Chiefs game hardly worth waking up for
When the wake-up call rang at 5 a.m. in Texas — jolting me out of a fitful 1 hour and 57 minutes of sleep — there was only one thought echoing through my mind.
“Go back to sleep. No way it’s worth waking up at this hour for this Chiefs game.”
No way. We all knew what would happen Sunday when the Chiefs and Chargers played, didn’t we? The Chiefs’ offense would stumble around, the Chiefs’ defense would give up a couple of big plays, the game would be as exciting as watching Rice Krispies go soggy. The Chiefs are hard enough to watch on a full night’s rest. There was no way in the world it could be worth getting up on two hours sleep, rushing to the airport, taking two flights back to Kansas City, all to watch the going-nowhere Chiefs lose to San Diego in the latest episode of “Wow the AFC West Is Bad.”
“Go back to sleep,” the soothing voice in my head said.
Smart voice. I went back to sleep. Conked right out. I slept soundly for 10 minutes. And then I woke up again. A different voice sounded in my head.
“Get up,” it said. “What are you doing? You might miss something good.”
This is what keeps us going, isn’t it? That second voice. There is nothing appealing about the Chiefs right now. Nothing. The Chiefs lost their fifth game in a row Sunday, their fourth in a row at Arrowhead. They did not score in the fourth quarter for the fourth straight game. They guaranteed themselves a non-winning record for the sixth time in 10 seasons. Their franchise running back is injured and won’t tell us how badly. The quarterback situation is in shambles. The cornerbacks are old enough to get into movies for half price. The kick returners are like New York taxi drivers — they can’t break the 20.
But even beyond the obvious struggles, the real problem here is that these Chiefs play the most lifeless, aggravating, conservative, dreary kind of football imaginable. The Chiefs coaches decided some time ago — with good reason, I admit — that the only chance they have of keeping games close is to turn football games into quagmires. Hey, Herm Edwards has to do what he has to do to compete. But who wants to watch a quagmire?
“Go back to sleep,” the voice of reason said. I closed my eyes.
“Get up,” that annoying other voice said. “Something cool might happen.”
Yep, that’s the thing about sports, the two words that keep people coming back: Who knows? You might see something great, something unique, something hilarious. So yeah, I got up. Returned the rental car to someone who looked like she may have worked there. Beeped as I went through airport security. Talked bowl possibilities with groggy Missouri fans on the flights. Landed in Kansas City. Raced across town to get to Arrowhead Stadium. The traffic, not surprisingly, was light.
“What the heck are you doing here?” I was asked while entering the place.
I had no answer. The first quarter went exactly as you might imagine. The Chiefs “new” kicker John Carney — new, yeah, hard to call a guy a new kicker when he’s been around since the American Football League days — made a field goal. San Diego’s Nate Kaeding made a field goal, too. Chargers quarterback Philip Rivers threw an interception. Kansas City’s Damon Huard followed with an interception of his own.
It was every bit as unwatchable as my “Go back to sleep” voice had suggested. It was so bad that the loudest cheer of the first 20 minutes or so happened after Kaeding missed a field goal. The cheer wasn’t that loud. There had to be 15,000 empty seats. By the second half, the empty seats had doubled. Then tripled.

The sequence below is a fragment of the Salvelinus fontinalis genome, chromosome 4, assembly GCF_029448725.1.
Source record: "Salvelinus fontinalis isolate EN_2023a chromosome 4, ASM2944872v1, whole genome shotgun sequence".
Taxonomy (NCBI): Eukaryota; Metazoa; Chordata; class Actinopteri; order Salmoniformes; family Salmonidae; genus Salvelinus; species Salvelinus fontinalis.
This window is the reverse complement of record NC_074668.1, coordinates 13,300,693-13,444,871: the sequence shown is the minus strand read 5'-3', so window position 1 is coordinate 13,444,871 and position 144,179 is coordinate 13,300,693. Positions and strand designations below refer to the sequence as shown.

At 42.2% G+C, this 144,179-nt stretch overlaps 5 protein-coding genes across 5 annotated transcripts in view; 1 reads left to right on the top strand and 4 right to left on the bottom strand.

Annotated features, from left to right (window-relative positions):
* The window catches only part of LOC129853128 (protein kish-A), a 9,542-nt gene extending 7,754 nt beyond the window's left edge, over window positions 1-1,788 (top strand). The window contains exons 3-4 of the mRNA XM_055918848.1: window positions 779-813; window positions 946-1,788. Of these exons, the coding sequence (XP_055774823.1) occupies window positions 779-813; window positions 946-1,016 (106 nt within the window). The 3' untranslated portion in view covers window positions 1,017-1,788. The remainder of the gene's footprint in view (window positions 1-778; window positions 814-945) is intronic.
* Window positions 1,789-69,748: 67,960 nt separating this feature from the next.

The Chiefs went on a little drive in the second quarter. Quarterback du jour Damon Huard threw the ball high over the middle to Tony Gonzalez for 11 yards and threw it even higher to Gonzalez for 31. The Chiefs moved the ball to the San Diego 2, third down, and that’s when defensive end and Chiefs sack leader Jared Allen entered the game as an eligible receiver.
“Is that Jared Allen?” I asked, because I’m pretty sure I had nodded off.
It was him. The ball was snapped. Allen blocked for a second, and then he ran as fast as he could toward the back left corner of the end zone. Huard threw it to him, but he threw it too far. Allen kept racing after it, and he somehow caught it, and he got his knee inbounds. Touchdown.
“I guess we thought it was time to have a little fun around here,” Allen said afterward.
And, for a moment, it really was fun. Allen celebrated. He had apparently been telling teammates all week how he planned to celebrate his touchdown (“Some of those ideas would have definitely gotten him fined,” teammate Tony Gonzalez said). He went to spike the ball over the goalpost. He hugged everybody. He had the biggest smile. Everyone on the field did. Pretty much everyone in the stands did, too.
“Jared’s a great guy,” offensive lineman Brian Waters says, and that’s true. Allen’s a man who has quit drinking and still tries to make up for the mistakes he has made. He’s a late-round draft pick who has made himself one of the best pass rushers in the NFL. He’s been the team’s best player despite the misery that’s surrounding him. He’s what the Chiefs should be about as they rebuild. And it was fun to watch him score a touchdown.
The fun didn’t last long, of course. The Chiefs defense immediately allowed San Diego to score the tying touchdown, and they went in the tank in the second half. The Chiefs offense wasn’t heard from again. “It’s embarrassing,” Gonzalez said. “All of it.”
So was it worth waking up? I don’t know. Maybe. I got to see Jared Allen’s touchdown catch and see him act like a little boy at recess after he scored. That really was pretty cool. Also, a little later in the game, Chiefs punter Dustin Colquitt bashed an 81-yard wind-aided punt. That’s the longest punt in Chiefs history. Yeah, I probably could have slept in and felt OK missing that. __________________